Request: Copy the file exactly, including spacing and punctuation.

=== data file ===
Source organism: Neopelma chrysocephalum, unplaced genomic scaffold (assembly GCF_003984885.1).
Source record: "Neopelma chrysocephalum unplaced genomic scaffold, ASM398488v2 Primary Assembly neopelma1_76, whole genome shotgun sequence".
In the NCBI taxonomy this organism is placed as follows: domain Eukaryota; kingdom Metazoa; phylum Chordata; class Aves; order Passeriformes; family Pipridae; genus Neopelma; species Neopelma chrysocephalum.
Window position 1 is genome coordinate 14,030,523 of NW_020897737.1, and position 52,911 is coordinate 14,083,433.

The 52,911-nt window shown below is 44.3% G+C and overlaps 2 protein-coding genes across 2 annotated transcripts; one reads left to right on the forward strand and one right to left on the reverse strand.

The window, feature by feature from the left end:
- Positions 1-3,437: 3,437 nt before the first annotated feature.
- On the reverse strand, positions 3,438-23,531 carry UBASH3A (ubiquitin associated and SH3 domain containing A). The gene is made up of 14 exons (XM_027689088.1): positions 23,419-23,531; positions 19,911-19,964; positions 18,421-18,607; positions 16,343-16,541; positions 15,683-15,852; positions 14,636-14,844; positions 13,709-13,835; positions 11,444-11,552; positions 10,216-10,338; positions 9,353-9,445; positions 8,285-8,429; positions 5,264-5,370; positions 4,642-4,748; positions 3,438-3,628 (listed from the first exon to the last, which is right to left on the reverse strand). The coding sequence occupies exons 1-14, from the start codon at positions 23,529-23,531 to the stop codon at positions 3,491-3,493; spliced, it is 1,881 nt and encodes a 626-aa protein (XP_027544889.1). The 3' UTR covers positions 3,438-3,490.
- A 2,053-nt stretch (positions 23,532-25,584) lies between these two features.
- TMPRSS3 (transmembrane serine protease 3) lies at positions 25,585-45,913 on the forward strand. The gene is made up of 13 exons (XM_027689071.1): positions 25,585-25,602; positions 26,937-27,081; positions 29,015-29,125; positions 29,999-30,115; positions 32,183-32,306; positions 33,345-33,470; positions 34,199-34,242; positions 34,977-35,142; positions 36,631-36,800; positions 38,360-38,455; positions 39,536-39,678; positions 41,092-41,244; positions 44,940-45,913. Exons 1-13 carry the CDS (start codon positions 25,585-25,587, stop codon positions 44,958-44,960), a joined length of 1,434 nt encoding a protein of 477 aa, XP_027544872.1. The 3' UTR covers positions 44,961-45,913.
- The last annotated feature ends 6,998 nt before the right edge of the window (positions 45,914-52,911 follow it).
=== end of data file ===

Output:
Source organism: Neopelma chrysocephalum, unplaced genomic scaffold (assembly GCF_003984885.1).
Source record: "Neopelma chrysocephalum unplaced genomic scaffold, ASM398488v2 Primary Assembly neopelma1_76, whole genome shotgun sequence".
In the NCBI taxonomy this organism is placed as follows: domain Eukaryota; kingdom Metazoa; phylum Chordata; class Aves; order Passeriformes; family Pipridae; genus Neopelma; species Neopelma chrysocephalum.
Window position 1 is genome coordinate 14,030,523 of NW_020897737.1, and position 52,911 is coordinate 14,083,433.

The 52,911-nt window shown below is 44.3% G+C and overlaps 2 protein-coding genes across 2 annotated transcripts; one reads left to right on the forward strand and one right to left on the reverse strand.

The window, feature by feature from the left end:
- Positions 1-3,437: 3,437 nt before the first annotated feature.
- On the reverse strand, positions 3,438-23,531 carry UBASH3A (ubiquitin associated and SH3 domain containing A). The gene is made up of 14 exons (XM_027689088.1): positions 23,419-23,531; positions 19,911-19,964; positions 18,421-18,607; positions 16,343-16,541; positions 15,683-15,852; positions 14,636-14,844; positions 13,709-13,835; positions 11,444-11,552; positions 10,216-10,338; positions 9,353-9,445; positions 8,285-8,429; positions 5,264-5,370; positions 4,642-4,748; positions 3,438-3,628 (listed from the first exon to the last, which is right to left on the reverse strand). The coding sequence occupies exons 1-14, from the start codon at positions 23,529-23,531 to the stop codon at positions 3,491-3,493; spliced, it is 1,881 nt and encodes a 626-aa protein (XP_027544889.1). The 3' UTR covers positions 3,438-3,490.
- A 2,053-nt stretch (positions 23,532-25,584) lies between these two features.
- TMPRSS3 (transmembrane serine protease 3) lies at positions 25,585-45,913 on the forward strand. The gene is made up of 13 exons (XM_027689071.1): positions 25,585-25,602; positions 26,937-27,081; positions 29,015-29,125; positions 29,999-30,115; positions 32,183-32,306; positions 33,345-33,470; positions 34,199-34,242; positions 34,977-35,142; positions 36,631-36,800; positions 38,360-38,455; positions 39,536-39,678; positions 41,092-41,244; positions 44,940-45,913. Exons 1-13 carry the CDS (start codon positions 25,585-25,587, stop codon positions 44,958-44,960), a joined length of 1,434 nt encoding a protein of 477 aa, XP_027544872.1. The 3' UTR covers positions 44,961-45,913.
- The last annotated feature ends 6,998 nt before the right edge of the window (positions 45,914-52,911 follow it).